There is much that R-Point does incredibly well, and several things it does poorly. So as to end on a high note — because I really did like this movie — we’ll tackle the negative first. And nothing stands out as a bigger negative than the behavior of the soldiers. They quickly degenerate into a state of shrieking and crying and falling over, becoming largely indistinguishable from one another, as well as becoming keenly irritating. I don’t expect people not to be scared when they are being hunted by ghosts and staying in a creepy old bombed out mansion, but one expects at least some degree of discipline and training to be on display at some point. But almost from the very beginning, with the exception of Choi and grizzled vet, Sergeant Jin (Byung-ho Son), the entire group is crying, cowardly, and incompetent. A better balance between soldiers trying to get their heads around their increasingly macabre circumstances and soldiers who are overwhelmed by it would have made for a much better movie, and one that deals with the complexity of entering a warzone and coming face to face with literal ghosts in a much more intelligent fashion. Instead, the movie becomes a long succession of crying, scares staged around dudes squatting over the latrine, and guys going, “Wait! Where did Corporeal So-And-So go???”

The film also falls back on the now-tired old Asian horror film chestnut of a spooky girl with long hair, which is a shame after the film goes through so much trouble to set itself up as something wholly different from the usual piles of Ring-inspired spooky girl horror films from Japan and Korea (among others). What really makes this a crime is that she is so blatant and obvious a presence in a film that otherwise relies very heavily on the effective exploitation of half-seen shapes in the shadows and momentary glances of something that was maybe there, maybe not. Shoehorning the female ghost into things not only undercuts the basic mystery, but seems wildly out of place, as if a producer somewhere along the way panicked and insisted that they put a female ghost with long hair into the film at some point. Her scenes are weak not just because she is photographed with such solidity, but also because the film doesn’t seem that committed to her presence, as if it is shrugging and saying to us, “Look, I didn’t want her in, either, but that producer insisted. Stick with me, and we’ll get to more scenes of creepy caves and ghostly soldiers pretty soon.”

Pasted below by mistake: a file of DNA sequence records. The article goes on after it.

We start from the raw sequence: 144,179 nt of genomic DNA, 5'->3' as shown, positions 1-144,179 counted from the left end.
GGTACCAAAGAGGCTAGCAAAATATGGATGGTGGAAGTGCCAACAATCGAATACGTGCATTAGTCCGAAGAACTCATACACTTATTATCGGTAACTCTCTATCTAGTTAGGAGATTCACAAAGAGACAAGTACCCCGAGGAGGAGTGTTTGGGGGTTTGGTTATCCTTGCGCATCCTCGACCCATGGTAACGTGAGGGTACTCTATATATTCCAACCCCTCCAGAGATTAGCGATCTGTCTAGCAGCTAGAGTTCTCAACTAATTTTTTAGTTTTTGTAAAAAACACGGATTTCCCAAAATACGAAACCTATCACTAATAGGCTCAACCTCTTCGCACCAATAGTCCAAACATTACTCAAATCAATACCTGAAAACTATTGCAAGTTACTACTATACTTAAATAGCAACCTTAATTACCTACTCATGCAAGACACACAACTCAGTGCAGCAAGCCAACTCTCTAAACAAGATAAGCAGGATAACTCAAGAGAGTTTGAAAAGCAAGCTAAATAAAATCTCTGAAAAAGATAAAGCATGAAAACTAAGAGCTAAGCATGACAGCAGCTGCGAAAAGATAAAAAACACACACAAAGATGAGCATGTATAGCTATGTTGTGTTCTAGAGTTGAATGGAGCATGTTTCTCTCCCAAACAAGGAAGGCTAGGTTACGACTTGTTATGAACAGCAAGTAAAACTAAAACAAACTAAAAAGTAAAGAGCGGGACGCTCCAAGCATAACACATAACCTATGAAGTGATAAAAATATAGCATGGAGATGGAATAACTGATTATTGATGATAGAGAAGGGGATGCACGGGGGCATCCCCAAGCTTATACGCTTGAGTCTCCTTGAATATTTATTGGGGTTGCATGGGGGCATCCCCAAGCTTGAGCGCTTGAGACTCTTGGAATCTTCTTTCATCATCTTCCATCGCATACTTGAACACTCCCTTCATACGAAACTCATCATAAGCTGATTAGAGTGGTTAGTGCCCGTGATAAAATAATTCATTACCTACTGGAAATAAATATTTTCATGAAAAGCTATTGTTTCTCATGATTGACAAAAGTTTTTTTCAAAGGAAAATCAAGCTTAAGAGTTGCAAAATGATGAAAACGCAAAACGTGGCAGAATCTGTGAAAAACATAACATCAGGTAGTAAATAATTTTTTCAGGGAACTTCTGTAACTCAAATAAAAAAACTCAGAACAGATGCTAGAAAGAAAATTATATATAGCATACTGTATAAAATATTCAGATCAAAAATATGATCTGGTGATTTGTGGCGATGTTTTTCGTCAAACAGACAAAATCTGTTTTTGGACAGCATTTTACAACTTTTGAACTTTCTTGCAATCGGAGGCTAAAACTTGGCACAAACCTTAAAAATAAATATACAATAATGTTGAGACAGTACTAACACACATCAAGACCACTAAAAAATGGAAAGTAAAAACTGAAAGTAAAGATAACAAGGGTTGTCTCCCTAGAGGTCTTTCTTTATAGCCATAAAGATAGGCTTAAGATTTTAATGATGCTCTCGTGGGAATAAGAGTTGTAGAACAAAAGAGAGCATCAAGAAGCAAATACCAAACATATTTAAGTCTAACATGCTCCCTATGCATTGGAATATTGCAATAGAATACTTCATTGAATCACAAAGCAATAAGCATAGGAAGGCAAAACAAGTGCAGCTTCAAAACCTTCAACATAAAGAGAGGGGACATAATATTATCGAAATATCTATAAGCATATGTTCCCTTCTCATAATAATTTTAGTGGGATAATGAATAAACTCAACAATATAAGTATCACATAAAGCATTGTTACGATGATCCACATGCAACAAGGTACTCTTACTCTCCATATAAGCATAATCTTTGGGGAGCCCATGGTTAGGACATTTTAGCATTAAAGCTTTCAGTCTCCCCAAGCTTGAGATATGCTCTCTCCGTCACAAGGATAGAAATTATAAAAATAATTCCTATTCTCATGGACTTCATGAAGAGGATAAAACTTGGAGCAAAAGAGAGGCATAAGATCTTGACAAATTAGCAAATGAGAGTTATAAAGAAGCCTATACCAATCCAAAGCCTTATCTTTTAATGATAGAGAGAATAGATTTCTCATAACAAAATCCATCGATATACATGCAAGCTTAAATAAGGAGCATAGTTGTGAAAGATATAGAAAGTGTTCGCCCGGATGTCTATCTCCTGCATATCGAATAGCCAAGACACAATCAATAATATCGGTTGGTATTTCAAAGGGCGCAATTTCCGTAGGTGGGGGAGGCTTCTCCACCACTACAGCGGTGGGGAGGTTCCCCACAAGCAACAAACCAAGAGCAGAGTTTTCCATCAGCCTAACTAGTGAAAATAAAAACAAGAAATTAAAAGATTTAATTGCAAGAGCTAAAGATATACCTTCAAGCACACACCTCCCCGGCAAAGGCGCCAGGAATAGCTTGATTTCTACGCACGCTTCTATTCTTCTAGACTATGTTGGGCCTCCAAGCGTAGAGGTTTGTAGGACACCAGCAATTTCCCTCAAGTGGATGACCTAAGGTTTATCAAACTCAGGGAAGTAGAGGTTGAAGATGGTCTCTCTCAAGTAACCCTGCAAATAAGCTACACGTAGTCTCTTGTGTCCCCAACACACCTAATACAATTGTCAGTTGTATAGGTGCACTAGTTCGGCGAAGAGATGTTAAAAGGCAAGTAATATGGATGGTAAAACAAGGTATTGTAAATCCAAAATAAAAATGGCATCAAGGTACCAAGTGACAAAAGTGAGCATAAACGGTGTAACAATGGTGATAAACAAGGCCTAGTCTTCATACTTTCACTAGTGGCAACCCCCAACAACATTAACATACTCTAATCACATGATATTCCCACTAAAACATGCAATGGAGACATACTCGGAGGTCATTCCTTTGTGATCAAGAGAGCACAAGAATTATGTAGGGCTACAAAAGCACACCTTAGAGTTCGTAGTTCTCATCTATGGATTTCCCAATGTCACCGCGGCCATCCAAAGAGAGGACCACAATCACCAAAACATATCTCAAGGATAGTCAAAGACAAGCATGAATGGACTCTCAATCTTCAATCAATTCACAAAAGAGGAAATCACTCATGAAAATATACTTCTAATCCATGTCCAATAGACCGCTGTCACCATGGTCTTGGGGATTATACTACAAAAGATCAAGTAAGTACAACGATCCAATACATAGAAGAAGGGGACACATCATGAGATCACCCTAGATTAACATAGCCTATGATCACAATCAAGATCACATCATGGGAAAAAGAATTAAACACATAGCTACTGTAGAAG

So those are the negatives — provided one takes the appearance early in the film of an anachronistic DHL deliveryman in modern, bright yellow uniform to be amusing but ultimately harmless — and each negative is acutely noticeable and undermines the film in a way that can’t really be ignored. Because of these, I can understand people dismissing this film as an interesting failure. But it can be made up for if the movie exhibits strengths in other categories, and in that regard, R-Point succeeds admirably. First and foremost, this movie is creepy. Really creepy. The initial reveal of the French mansion that will become Choi’s base of operations is incredibly effective, fading into view as the sun rises on a gray and foggy day, and looming over the soldiers like the embodiment of all the death and decay perpetrated by the war. As far as the “old dark house” trope of ghost films go, this place is one of the best.

But it’s not left up to the mansion to shoulder all the creep factor. Drawing perhaps on the influence of Apocalypse Now in making the jungle seem surreal and eerie, R-Point works wonders with its surroundings, bringing out not just the fear of wartime attack in the jungle, but a very palpable sense of supernatural dread lurking behind every banana leaf and twisted root. The endless swaying fields and swamps of R-Point itself are equally as spooky, allowing any number of half-seen bugaboos to come and go in the corner of your eye. Among the most effective of these is a scene in which one of Choi’s men becomes separated from his search team, only to catch up with what he thinks is them, silently moving forward through the weeds and ignoring his attempts to catch their attention. Slowly, each soldier crouches down to take cover, fading into the brush around them and disappearing. It’s a damn good scene and really plays to this film’s strengths far more than the gratuitous female ghost nonsense.